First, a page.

Two very assertive governors, one emotional, one clinical


Narayanan, on the other hand, is probably not quite as impulsive though he is no less incisive, says the bureaucrat. He draws his strength from a deep reach in the bureaucracy; his letters and reports to the Centre, including those to the home ministry, are said to be much more aggressive than his manner suggests, and are backed by data and facts. Gandhi's criticism of the state government reflected his principles, while Narayanan's criticism is based on a facts-based analysis of the situation. He appears restrained but can be scathing should the situation demand that, the bureaucrat says.

Narayanan, 78, sprang his first surprise as governor a year after his arrival in Kolkata. He visited Netai in Lalgarh, where nine villagers had been massacred by armed CPM cadres in 2011. A former National Security Adviser in the PMO with a long background with the Intelligence Bureau, Narayanan took a first-hand look into one of the worst carnages the state had seen. It was indicative of the tough stances he would take in volatile political circumstances.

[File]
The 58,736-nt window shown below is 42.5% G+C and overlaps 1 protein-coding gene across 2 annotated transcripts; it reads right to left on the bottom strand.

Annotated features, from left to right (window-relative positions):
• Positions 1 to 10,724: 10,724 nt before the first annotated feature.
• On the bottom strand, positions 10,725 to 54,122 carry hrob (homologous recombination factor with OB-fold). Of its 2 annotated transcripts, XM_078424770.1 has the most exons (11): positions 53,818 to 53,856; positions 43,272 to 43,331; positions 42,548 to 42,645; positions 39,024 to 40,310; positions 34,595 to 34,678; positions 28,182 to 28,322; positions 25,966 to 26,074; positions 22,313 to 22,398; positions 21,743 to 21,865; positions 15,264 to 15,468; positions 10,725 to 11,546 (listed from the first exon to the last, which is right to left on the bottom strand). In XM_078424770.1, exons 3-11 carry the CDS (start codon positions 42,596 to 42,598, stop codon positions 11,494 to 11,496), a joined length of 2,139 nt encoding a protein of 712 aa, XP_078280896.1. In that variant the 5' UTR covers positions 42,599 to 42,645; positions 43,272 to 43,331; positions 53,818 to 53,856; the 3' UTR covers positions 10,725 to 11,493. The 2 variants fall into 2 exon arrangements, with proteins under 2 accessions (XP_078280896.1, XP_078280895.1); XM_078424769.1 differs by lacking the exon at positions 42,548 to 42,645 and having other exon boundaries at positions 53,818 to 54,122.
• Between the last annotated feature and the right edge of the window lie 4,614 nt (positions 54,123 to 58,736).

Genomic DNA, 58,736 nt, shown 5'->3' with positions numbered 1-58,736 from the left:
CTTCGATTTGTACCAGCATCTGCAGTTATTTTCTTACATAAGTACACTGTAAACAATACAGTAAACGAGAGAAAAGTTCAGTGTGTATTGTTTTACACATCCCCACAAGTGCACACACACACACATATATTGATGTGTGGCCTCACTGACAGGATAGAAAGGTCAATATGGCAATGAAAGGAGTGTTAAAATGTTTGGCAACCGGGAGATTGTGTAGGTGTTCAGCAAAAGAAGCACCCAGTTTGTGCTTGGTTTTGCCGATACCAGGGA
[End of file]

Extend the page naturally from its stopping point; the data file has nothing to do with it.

On arrival at Netai, he refused to be taken on a "conducted tour" by policemen. He charted his own route, inspecting the site minutely, talking to villagers, visiting the local police station and questioning senior officers there. The statement he came out with was: "...For our state, it is a day of sorrow and shame. This has gone on far too long. It is time to act and not talk..."

"It is very difficult to bluff Governor Narayanan. Beneath his quiet, serene exterior, there is an extremely tough administrator. Maybe he is tougher than Gandhi," says a Trinamool Congress leader who has interacted with Narayanan while in opposition and now in power.

"Narayanan's long association with the high-ups in the corridors of power works to his advantage. He does not depend merely on official government reports for making an assessment of a situation. He has several parallel and authentic channels to source his information from, and to make independent assessments."

... contd.

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